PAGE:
Our own baptism is the beginning for each of our own journey of faith. That journey continues, for each of us, each with our own calling, our own approach, to living the Gospel, the Good News of Jesus Christ. May the Lord be with all of us on this journey.
Feathered parishioners waiting for the 4:00 PM Mass to begin last Saturday at St. Peter’s Church in Plymouth, MA!
“All things bright and beautiful, all creatures great and small, all things wise and wonderful, the Lord God made them all.
Each little flower that opens, each little bird that sings, God made their glowing colors, and made their tiny wings.
All things bright and beautiful, all creatures great and small, all things wise and wonderful, the Lord God made them all.
All Things Bright and Beautiful, Text by Cecil Frances Alexander
“Behold, the fiery sun is rising; may blindness at last depart-let us speak nothing underhanded, let us consider nothing dark. To God the Father be glory, and to his only Son, with the Spirit, the Paraclete, for everlasting ages. Amen!” *
*The Little Book of Hours”, Paraclete Press.
An unexpected surprise awaited me when I took my seat on the morning train! This sticker was on the windowsill of my seat. Needless to say, it brought a smile to my face.
Sometimes, God scatters unexpected surprises for us to stumble upon. Whether we encounter them in the world, or deep within our soul; we should be open to them in the moment, and rejoice!
The story goes, that when I was born, my father put forward an unusual name for me. He had been a recent graduate of Boston College, an institution founded by the Society of Jesus; also known as the Jesuits. He had been impressed by these priests and brothers; so much so, that he wanted to name his first born after their founder, St. Ignatius of Loyola! My mother, being of strong willed Irish-Italian stock, basically said: “No way!”
A compromise was struck, my baptismal name was given as “Francis,” after St. Francis Xavier, SJ, one of the original members of the Society. My connection with the Jesuits was renewed, when as part of my Deacon formation, I and my classmates attended annual retreats at Campion Hall in Weston MA. It is a Jesuit run retreat center, as well as a retirement home for their members. So I began to learn more about the saint, whose name I almost inherited.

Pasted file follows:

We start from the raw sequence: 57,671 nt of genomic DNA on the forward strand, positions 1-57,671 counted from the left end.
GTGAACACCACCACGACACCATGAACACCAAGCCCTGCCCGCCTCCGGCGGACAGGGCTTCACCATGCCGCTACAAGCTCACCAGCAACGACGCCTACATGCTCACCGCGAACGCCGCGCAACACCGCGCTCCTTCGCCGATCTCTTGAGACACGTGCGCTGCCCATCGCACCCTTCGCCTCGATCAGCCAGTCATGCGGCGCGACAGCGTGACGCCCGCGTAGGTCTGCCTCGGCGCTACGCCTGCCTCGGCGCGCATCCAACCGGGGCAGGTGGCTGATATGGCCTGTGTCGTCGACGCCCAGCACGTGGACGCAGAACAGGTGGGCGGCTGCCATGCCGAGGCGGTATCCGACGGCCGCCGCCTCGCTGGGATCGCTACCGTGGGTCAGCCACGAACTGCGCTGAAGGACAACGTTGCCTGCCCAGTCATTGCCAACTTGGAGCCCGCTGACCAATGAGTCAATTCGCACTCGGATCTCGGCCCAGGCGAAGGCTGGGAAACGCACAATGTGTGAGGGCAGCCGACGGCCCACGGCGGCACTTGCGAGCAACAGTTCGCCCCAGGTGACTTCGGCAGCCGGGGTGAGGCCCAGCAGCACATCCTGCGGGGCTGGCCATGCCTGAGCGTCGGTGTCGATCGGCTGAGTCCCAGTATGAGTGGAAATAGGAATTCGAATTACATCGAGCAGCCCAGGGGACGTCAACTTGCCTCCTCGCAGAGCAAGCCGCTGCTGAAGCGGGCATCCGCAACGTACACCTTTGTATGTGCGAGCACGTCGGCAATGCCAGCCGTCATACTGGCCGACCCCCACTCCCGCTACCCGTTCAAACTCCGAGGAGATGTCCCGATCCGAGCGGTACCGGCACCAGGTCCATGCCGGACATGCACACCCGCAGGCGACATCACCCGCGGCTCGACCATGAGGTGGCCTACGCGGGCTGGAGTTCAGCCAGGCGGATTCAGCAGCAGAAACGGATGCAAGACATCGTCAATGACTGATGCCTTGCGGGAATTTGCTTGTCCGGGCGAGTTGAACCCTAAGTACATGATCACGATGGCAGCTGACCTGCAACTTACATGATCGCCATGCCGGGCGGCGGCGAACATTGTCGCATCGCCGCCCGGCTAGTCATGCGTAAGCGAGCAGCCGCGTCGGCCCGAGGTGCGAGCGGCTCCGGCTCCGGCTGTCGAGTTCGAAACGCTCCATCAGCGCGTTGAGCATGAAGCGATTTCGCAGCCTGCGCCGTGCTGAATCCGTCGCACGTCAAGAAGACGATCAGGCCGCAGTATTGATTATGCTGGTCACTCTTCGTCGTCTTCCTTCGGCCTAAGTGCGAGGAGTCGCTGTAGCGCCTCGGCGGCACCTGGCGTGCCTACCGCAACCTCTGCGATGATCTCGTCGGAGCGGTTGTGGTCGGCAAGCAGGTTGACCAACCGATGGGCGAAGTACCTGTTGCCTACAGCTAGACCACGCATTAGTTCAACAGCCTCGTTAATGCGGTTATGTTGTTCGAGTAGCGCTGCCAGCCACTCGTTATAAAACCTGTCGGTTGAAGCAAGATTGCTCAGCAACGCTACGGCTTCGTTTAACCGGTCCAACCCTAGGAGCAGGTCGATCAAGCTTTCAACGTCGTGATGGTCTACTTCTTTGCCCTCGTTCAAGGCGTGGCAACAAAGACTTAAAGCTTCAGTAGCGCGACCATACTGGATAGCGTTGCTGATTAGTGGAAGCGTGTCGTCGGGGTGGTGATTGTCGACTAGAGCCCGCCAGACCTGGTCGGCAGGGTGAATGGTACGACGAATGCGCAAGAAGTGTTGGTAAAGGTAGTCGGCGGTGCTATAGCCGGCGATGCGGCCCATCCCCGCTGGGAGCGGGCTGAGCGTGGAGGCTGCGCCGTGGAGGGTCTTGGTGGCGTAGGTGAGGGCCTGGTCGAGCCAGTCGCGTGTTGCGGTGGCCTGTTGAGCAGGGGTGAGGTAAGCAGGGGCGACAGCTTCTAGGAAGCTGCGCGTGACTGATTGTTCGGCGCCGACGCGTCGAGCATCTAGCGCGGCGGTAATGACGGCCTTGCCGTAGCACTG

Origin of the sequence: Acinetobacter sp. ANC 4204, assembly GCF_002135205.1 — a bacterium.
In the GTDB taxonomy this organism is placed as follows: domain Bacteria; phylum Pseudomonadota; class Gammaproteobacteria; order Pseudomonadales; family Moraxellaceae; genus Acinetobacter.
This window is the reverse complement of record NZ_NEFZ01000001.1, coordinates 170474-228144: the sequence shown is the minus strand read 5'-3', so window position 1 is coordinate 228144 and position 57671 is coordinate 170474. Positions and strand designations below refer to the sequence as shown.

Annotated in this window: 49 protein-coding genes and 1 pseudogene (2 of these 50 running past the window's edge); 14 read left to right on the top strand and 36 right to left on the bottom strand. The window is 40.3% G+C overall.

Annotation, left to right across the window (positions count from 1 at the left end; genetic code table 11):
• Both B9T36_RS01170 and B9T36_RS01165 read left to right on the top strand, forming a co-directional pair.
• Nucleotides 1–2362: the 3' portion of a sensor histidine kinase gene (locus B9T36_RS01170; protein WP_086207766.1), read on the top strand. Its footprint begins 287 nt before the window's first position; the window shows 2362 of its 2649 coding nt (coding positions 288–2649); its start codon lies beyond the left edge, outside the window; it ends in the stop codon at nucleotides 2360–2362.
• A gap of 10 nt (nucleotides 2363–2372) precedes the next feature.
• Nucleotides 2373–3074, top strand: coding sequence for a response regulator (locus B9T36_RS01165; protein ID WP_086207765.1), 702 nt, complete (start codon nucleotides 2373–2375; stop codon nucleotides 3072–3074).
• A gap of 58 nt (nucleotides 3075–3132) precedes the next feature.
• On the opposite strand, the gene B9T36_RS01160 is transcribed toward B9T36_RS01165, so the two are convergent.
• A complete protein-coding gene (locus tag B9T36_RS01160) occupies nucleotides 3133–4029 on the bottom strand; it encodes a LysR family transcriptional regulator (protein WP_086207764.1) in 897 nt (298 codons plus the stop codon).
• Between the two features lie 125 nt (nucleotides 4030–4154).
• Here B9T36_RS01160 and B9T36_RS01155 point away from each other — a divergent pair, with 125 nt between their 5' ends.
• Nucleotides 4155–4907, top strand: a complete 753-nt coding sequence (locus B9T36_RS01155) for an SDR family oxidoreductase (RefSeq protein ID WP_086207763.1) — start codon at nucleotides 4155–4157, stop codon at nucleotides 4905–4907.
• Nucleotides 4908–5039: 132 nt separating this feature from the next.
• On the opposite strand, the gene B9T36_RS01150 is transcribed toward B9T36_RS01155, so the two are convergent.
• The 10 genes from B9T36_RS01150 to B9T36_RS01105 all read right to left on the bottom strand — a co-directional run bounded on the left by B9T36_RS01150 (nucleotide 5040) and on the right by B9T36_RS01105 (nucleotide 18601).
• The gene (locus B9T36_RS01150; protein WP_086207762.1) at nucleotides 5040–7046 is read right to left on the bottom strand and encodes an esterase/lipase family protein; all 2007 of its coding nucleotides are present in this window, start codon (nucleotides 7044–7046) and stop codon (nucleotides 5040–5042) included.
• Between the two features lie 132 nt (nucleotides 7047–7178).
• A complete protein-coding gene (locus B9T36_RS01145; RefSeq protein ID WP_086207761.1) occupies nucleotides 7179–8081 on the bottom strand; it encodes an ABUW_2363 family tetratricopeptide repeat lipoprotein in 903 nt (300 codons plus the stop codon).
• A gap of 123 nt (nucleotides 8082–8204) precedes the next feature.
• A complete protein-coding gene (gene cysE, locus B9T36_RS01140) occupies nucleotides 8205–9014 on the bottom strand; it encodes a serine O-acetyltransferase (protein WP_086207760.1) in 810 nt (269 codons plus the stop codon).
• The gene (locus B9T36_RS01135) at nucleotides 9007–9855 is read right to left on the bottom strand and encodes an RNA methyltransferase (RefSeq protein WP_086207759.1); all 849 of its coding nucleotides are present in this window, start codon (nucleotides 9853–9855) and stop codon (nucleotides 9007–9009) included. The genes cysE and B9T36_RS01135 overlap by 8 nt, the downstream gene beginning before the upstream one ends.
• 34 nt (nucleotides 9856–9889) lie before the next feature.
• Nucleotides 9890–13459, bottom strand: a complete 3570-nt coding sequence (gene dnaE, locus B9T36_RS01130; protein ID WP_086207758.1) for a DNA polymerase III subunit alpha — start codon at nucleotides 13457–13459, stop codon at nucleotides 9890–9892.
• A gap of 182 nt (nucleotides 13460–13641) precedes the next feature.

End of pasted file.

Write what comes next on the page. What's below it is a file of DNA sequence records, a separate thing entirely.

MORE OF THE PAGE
St. Ignatius was born in the Basque country of northern Spain. He originally was raised to be a soldier of Spain. At age 30, he was seriously wounded in a battle defending a town against an invading Spanish army. One of his legs was broken by a cannon ball, and he was brought back to the family home. During his recovery, he read the only books available to him; a life of Jesus Christ, and stories about the saints. Reflecting on what he read, he had a conversion experience. He dedicated his life, body and soul to Christ. The path that he took to reach this point, he would eventually create The Spiritual Exercises. It is a blueprint, a process to help a spiritual director guide a person into a closer, more intimate relationship with God; developing an attentiveness, an openness, and responsiveness to God.
When he was studying at the University of Paris to become a priest, he was also guiding some of his classmates through the Spiritual Exercises. Inspired by what they experienced, six of them, along with Ignatius, decided to form a company, a society, dedicated to serving the Church, under the direction of the Pope. Thus was the Society of Jesus formed. Since that time, Jesuits have traveled the world; as missionaries, educators, writers, parish priests and spiritual directors. One of St. Ignatius’ spiritual sons would be elected as head of the Catholic Church, our current Pontiff, Pope Francis.
St. Ignatius, has been recognized as more of a founder and organizer of a powerful religious community; and not so much as a mystic, except perhaps within the Jesuit communities themselves. That has been changing, more diocesan priests, religious, and laypersons have taken the Spiritual Exercises, and it has enriched their spiritual lives.
Prayer for Generosity
Eternal Word, only begotten Son of God,
Teach me true generosity.
Teach me to serve you as you deserve.
To give without counting the cost,
To fight heedless of wounds,
To labor without seeking rest,
To sacrifice myself without thought of any reward
Save the knowledge that I have done your will.
St. Ignatius of Loyola